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Resource economics of Donax serra in the Eastern Cape : evaluation of a small-scale clam fishery

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dc.contributor.advisor McLachlan A, Prof en
dc.contributor.author Sims R en
dc.date.accessioned 2016-09-22T13:18:54Z
dc.date.available 2016-09-22T13:18:54Z
dc.date.submitted 1997 en
dc.identifier.uri http://hdl.handle.net/20.500.11892/157336
dc.description.abstract In 1991, when a proposal was put forward to harvest Donax serra in the Eastern Cape for commercial gain, a classic economic dilemma arose; that of allocating scarce resources amongst competing uses. In this case, the competing uses were to commercially exploit the wedge clam populations for private gain or to leave them as they are, for the use and enjoyment of the general public. In order to shed light on the issue it was decided that a cost-benefit analysis (CBA) be carried out on the commercial exploitation. The CBA is based on a biologically sustainable extraction rate of 100 ton p.a., and a harvest strategy which minimised incidental mortality. From trial harvest experiments carried out, an attempt was made to quantify the degree of incidental mortality which could occur using the proposed extraction method. Incidental damage by forks was 10% and 16% by spades. Juveniles were the most susceptible to "mechanical" breakage. Of the clams landed, 33% were below the minimum legal size limit and 7% were not yet sexually mature. Public opinion on the proposed fishery was also surveyed. It is shown that the fishery activities might exact a price on society in the form of negatively altering the quality of people's recreation experience in the area, as well as its aesthetic and ecological attributes. The majority of visiting (89%) and resident (83%) beach users were opposed to the proposed fishery, fearing that such actions would eliminate the clam stocks (18 - 26%), tarnish the local beach ecology (24%), negatively alter recreation experience (4 - 9%) and ruin the visual and aesthetic beauty of the area (25 - 35%). Visitors were willing to pay R21.60 per person per visit to prevent the fishery from going ahead and therefore preserve the attributes of the beach that they enjoyed and residents R10.42. From this information two external costs were estimated: one for (i) loss of recreation quality through beach users coming in direct contact with harvesting activities and another for (ii) loss of personal satisfaction experienced by all beach users opposed to the fishery. Results from the CBA yielded positive net present values (NPVs) for project options involving the live clams being sold on the export market (Hong Kong) for R24.70/kg and negative NPVs for domestic market options (Johannesburg and Cape Town) where the clam would be sold for R6.50/kg. Assuming a discount rate of 8%, the highest NPV was obtained for the scenario in which total production was sold on the foreign market and the firm rented the facilities of an existing organisation. The external cost was the single largest component of the cost of the fishery. Social benefits should include the creation of about 8 employment opportunities for unskilled labour and 3 skilled labour positions, in addition to multiplier effects from new income in the Port Elizabeth region. The management strategy recommended includes the setting regulations to control fishing effort by using fishing permits, enforcing a minimum legal size limit and maximum annual quota, prohibiting mechanised harvesting methods and placing spatial and temporal restrictions on the fishery's activities. en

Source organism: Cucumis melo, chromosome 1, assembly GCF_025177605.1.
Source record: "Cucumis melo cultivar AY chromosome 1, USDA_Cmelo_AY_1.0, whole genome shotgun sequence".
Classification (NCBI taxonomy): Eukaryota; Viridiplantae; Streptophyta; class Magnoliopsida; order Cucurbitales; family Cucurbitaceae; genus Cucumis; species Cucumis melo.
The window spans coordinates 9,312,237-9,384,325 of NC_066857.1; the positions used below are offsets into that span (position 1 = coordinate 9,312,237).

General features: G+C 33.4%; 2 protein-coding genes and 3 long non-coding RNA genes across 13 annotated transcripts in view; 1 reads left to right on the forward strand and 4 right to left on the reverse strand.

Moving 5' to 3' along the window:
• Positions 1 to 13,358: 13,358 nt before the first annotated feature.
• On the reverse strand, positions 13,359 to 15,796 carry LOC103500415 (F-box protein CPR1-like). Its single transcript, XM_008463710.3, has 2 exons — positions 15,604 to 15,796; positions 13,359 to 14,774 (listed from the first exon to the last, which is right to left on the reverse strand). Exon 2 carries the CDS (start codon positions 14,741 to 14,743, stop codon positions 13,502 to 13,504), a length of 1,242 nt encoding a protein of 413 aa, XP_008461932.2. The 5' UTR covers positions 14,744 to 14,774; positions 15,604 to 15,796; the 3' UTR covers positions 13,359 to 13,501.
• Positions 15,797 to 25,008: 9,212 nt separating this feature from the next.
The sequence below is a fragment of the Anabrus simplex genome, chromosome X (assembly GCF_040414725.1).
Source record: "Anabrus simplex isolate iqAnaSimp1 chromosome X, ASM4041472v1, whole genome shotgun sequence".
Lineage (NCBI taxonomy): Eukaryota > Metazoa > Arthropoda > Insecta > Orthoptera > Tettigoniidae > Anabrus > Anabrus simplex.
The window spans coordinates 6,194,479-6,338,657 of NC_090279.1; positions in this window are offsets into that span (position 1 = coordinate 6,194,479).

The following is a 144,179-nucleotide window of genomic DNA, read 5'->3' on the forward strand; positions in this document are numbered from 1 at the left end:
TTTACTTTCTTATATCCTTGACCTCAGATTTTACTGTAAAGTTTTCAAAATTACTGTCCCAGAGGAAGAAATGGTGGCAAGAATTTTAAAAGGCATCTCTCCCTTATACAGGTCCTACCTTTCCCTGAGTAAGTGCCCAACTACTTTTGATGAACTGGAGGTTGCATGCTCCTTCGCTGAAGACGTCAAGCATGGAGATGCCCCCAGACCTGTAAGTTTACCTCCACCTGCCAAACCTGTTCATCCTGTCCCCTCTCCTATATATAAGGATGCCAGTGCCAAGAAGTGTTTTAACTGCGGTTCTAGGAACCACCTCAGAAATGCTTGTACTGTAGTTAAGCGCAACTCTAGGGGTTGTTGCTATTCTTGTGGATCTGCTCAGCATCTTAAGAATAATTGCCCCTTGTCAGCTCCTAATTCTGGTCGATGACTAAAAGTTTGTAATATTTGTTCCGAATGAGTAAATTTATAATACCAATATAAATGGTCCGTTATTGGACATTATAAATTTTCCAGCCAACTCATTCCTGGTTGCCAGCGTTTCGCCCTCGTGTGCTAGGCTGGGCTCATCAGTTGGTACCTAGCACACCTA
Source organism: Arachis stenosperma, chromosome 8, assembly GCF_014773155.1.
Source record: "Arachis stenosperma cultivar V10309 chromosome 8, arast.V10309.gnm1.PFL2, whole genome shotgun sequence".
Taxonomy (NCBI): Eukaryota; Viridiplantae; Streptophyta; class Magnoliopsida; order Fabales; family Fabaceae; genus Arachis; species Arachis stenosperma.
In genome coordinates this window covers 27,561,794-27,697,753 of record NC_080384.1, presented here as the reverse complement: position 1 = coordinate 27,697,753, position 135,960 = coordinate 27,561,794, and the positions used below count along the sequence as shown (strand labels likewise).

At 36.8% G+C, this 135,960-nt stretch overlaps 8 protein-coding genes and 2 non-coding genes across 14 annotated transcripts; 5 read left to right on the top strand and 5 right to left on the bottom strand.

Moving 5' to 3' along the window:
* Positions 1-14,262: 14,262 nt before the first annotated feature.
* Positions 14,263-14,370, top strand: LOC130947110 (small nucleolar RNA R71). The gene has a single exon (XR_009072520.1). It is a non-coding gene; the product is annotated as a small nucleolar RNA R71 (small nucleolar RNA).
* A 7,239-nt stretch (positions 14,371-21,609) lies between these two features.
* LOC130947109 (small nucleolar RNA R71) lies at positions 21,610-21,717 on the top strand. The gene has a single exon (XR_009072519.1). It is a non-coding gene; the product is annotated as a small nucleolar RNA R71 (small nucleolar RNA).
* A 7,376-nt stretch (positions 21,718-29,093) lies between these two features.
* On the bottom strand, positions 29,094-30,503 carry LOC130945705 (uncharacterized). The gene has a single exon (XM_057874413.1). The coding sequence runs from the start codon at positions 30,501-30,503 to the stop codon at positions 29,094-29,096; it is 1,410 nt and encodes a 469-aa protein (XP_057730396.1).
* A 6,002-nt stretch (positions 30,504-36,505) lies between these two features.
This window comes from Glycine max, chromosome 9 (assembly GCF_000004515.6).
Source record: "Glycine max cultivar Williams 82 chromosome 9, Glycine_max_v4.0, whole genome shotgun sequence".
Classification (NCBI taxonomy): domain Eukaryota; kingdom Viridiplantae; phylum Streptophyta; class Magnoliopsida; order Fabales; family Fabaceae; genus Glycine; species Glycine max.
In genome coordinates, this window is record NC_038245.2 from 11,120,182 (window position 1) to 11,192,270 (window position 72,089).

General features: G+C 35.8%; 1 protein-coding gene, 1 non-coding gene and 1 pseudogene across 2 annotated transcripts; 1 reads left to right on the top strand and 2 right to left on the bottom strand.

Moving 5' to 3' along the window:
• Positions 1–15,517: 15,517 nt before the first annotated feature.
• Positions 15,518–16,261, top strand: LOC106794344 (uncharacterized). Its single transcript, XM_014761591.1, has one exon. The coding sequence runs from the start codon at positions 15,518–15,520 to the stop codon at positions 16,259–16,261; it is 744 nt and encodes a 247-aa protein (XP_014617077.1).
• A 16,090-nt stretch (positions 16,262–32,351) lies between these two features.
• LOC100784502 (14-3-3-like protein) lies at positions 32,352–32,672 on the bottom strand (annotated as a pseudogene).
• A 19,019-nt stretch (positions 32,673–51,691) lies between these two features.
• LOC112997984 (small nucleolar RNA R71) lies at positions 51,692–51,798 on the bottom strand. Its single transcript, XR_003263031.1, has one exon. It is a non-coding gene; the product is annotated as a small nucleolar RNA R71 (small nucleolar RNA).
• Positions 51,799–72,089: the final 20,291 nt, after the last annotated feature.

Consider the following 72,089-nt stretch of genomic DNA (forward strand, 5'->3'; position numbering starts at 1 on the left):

dc.language English en
dc.subject Invertebrates: Mollusca en
dc.subject Agriculture en
dc.subject Fisheries en
dc.title Resource economics of Donax serra in the Eastern Cape : evaluation of a small-scale clam fishery en
dc.type Masters degree en
dc.description.degree MSc en


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